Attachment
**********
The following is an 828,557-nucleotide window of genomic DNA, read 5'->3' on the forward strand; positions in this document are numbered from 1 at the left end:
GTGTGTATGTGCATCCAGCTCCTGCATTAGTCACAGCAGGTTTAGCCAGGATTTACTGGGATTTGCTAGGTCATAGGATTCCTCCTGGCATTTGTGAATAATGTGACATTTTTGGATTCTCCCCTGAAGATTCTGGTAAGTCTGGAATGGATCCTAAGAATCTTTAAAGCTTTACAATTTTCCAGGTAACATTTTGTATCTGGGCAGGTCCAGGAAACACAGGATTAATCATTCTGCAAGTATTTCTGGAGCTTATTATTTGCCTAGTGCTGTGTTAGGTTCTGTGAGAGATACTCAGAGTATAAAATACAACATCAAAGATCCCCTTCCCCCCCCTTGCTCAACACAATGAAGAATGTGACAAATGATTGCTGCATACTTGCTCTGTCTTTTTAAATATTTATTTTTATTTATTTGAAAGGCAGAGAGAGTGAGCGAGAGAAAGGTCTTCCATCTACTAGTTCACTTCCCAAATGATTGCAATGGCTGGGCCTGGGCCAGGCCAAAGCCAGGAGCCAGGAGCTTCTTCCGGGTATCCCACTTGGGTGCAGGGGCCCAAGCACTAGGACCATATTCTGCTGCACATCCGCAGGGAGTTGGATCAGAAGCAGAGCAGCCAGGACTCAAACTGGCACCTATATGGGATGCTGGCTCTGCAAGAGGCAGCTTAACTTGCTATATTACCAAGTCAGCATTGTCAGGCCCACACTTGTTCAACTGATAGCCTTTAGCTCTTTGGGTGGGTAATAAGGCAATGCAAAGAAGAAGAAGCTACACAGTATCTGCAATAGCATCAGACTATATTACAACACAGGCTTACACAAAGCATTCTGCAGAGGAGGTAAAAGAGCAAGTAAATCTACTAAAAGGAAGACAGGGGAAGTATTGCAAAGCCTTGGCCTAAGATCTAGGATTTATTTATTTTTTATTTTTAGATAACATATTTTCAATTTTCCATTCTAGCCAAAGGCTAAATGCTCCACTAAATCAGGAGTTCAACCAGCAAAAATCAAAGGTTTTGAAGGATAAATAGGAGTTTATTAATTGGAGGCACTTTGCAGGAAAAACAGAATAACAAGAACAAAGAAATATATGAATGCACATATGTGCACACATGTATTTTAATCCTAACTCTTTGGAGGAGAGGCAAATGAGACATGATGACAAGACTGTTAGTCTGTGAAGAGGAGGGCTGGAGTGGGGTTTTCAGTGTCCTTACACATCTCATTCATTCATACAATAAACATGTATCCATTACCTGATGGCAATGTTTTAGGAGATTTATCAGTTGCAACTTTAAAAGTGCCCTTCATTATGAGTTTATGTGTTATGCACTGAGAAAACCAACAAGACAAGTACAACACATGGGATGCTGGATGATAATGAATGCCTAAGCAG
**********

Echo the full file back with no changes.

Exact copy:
The following is an 828,557-nucleotide window of genomic DNA, read 5'->3' on the forward strand; positions in this document are numbered from 1 at the left end:
GTGTGTATGTGCATCCAGCTCCTGCATTAGTCACAGCAGGTTTAGCCAGGATTTACTGGGATTTGCTAGGTCATAGGATTCCTCCTGGCATTTGTGAATAATGTGACATTTTTGGATTCTCCCCTGAAGATTCTGGTAAGTCTGGAATGGATCCTAAGAATCTTTAAAGCTTTACAATTTTCCAGGTAACATTTTGTATCTGGGCAGGTCCAGGAAACACAGGATTAATCATTCTGCAAGTATTTCTGGAGCTTATTATTTGCCTAGTGCTGTGTTAGGTTCTGTGAGAGATACTCAGAGTATAAAATACAACATCAAAGATCCCCTTCCCCCCCCTTGCTCAACACAATGAAGAATGTGACAAATGATTGCTGCATACTTGCTCTGTCTTTTTAAATATTTATTTTTATTTATTTGAAAGGCAGAGAGAGTGAGCGAGAGAAAGGTCTTCCATCTACTAGTTCACTTCCCAAATGATTGCAATGGCTGGGCCTGGGCCAGGCCAAAGCCAGGAGCCAGGAGCTTCTTCCGGGTATCCCACTTGGGTGCAGGGGCCCAAGCACTAGGACCATATTCTGCTGCACATCCGCAGGGAGTTGGATCAGAAGCAGAGCAGCCAGGACTCAAACTGGCACCTATATGGGATGCTGGCTCTGCAAGAGGCAGCTTAACTTGCTATATTACCAAGTCAGCATTGTCAGGCCCACACTTGTTCAACTGATAGCCTTTAGCTCTTTGGGTGGGTAATAAGGCAATGCAAAGAAGAAGAAGCTACACAGTATCTGCAATAGCATCAGACTATATTACAACACAGGCTTACACAAAGCATTCTGCAGAGGAGGTAAAAGAGCAAGTAAATCTACTAAAAGGAAGACAGGGGAAGTATTGCAAAGCCTTGGCCTAAGATCTAGGATTTATTTATTTTTTATTTTTAGATAACATATTTTCAATTTTCCATTCTAGCCAAAGGCTAAATGCTCCACTAAATCAGGAGTTCAACCAGCAAAAATCAAAGGTTTTGAAGGATAAATAGGAGTTTATTAATTGGAGGCACTTTGCAGGAAAAACAGAATAACAAGAACAAAGAAATATATGAATGCACATATGTGCACACATGTATTTTAATCCTAACTCTTTGGAGGAGAGGCAAATGAGACATGATGACAAGACTGTTAGTCTGTGAAGAGGAGGGCTGGAGTGGGGTTTTCAGTGTCCTTACACATCTCATTCATTCATACAATAAACATGTATCCATTACCTGATGGCAATGTTTTAGGAGATTTATCAGTTGCAACTTTAAAAGTGCCCTTCATTATGAGTTTATGTGTTATGCACTGAGAAAACCAACAAGACAAGTACAACACATGGGATGCTGGATGATAATGAATGCCTAAGCAG